Devon Anderson spoke about the public narrative pilot project in Minnesota. Here they had success in four churches out of five in getting congregations to increase their giving for the Millennium Development Goals.
In the discussion there was discussion on who would take on the public narrative after Convention. It was clear that EGR was well placed to take on this organizing work within the Church. It seemed that there was momentum in the church for the public narrative project and for the Millennium Development Goals. The discussion was joined by several members of the EGR Board of Directors, each who expressed strong interest in this community organizing model.
Dr. John Hammock is an Associate Professor of Public Policy at the Friedman School of Nutrition Science and Policy & The Fletcher School, Tufts University. He is currently on leave until September, 2008 and working with fellow EGR board member Sabina Alkire in founding the Oxford Poverty & Human Development Initiative, where he is a senior research associate. He is also the managing director of the Global Equity Initiative at Harvard University, where his work has centered on the Human Development and Capability Program, with particular focus on policy issues and implementation. John was raised in Cuba, served as Executive Director at Oxfam America from 1984-1995 and as Executive Director at ACCION International from 1973-1980. John is a graduate of Denison University and the Fletcher School. He has also worked at the Global Equity Initiative. John's Publications.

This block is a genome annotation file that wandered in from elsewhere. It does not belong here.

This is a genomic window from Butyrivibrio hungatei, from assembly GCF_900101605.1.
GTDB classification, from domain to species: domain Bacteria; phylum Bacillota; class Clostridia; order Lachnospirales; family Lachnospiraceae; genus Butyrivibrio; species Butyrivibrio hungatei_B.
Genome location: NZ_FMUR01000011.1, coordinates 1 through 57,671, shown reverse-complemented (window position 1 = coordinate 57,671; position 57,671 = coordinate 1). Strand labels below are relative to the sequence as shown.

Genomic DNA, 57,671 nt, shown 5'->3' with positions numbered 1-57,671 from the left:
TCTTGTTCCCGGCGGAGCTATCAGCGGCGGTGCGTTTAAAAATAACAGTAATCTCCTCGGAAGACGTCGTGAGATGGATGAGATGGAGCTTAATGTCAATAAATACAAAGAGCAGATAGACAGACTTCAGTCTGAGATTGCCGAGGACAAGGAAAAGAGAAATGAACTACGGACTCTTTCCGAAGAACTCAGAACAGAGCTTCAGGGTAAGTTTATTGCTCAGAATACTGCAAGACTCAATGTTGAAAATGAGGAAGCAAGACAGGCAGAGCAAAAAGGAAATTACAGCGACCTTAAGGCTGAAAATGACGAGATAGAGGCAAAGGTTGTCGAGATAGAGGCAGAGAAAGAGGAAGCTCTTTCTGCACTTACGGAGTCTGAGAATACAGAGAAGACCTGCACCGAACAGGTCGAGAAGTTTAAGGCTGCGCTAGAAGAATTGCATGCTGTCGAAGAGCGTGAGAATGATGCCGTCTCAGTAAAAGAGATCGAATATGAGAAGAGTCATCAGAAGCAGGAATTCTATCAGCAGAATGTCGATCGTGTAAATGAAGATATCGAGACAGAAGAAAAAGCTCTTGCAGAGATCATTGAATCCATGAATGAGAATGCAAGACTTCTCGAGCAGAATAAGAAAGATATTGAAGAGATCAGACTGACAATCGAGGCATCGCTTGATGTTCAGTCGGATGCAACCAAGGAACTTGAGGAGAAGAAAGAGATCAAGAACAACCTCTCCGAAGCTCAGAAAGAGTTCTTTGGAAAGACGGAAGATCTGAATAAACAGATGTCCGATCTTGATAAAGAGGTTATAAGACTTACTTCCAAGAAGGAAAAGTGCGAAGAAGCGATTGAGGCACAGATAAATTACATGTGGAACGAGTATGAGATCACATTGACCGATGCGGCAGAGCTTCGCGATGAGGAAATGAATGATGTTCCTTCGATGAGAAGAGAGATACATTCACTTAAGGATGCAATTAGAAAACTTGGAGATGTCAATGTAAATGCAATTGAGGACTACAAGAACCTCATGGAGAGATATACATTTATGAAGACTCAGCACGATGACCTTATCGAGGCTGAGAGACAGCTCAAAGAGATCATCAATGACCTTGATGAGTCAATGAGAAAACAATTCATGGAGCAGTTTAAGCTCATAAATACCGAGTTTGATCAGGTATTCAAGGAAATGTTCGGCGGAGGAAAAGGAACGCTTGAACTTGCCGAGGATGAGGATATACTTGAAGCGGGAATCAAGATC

Bishop Jim Adams of Western Kansas said he agreed, but expressed concern for those churches that might not be able to keep up. "This really caught the imagination of many of my small churches in Western Kansas," Adams said. "They really got behind it and they put that .7 percent in their budgets. They won't be able to do 1 percent. They barely did .7. And they're going to feel like they failed somehow.
The 'Virtual Booth' is up.
Daily podcasts, news, and more.
Check it out if you haven't already.
And if you haven't seen it yet--there is a great article by Jerald Hyche up on Episcopal Life Online.
Check it out!
Bishop Jim Adams of Western Kansas said he agreed, but expressed concern for those churches that might not be able to keep up.
"This really caught the imagination of many of my small churches in Western Kansas," Adams said. "They really got behind it and they put that .7 percent in their budgets. They won't be able to do 1 percent. They barely did .7. And they're going to feel like they failed somehow.
The Rev. Devon Anderson (C1, Diocese of Minnesota) and Executive Director, EGR
I am here regarding the reinstatement of the 0.7% line-item for MDGs, and its increase to 1% in the budget PBF presents to GC.
I want to speak about the MDG line-item as a symbol for our church. Symbols convey with an image our stories, core values, and faith in God. Think about the rainbow, the dove, the olive branch. Think about wine and bread, water and blood, the cross and the empty tomb. These are all symbols that convey to the world who we are and what we believe as a Christian people.
Likewise the 0.7% symbol tells the world who we are in relation to the world’s poorest people. It shows CLEARLY, without relying on additional math or examination of our budget, that we are taking seriously repeated requests from our own church and from the Anglican Communion to share our resources with the billions of people who don’t have enough to eat in God’s world. The symbol is a model to the dioceses, congregations and individuals to continue making a similar proclamation with their budgets, remembering that budgets are moral documents that reflect what is in our hearts. And, the symbol gives us critical weight in lobbying our elected leaders so the US can achieve its 0.7% promise – making it clear that we are not asking our country to do anything we are not already doing ourselves.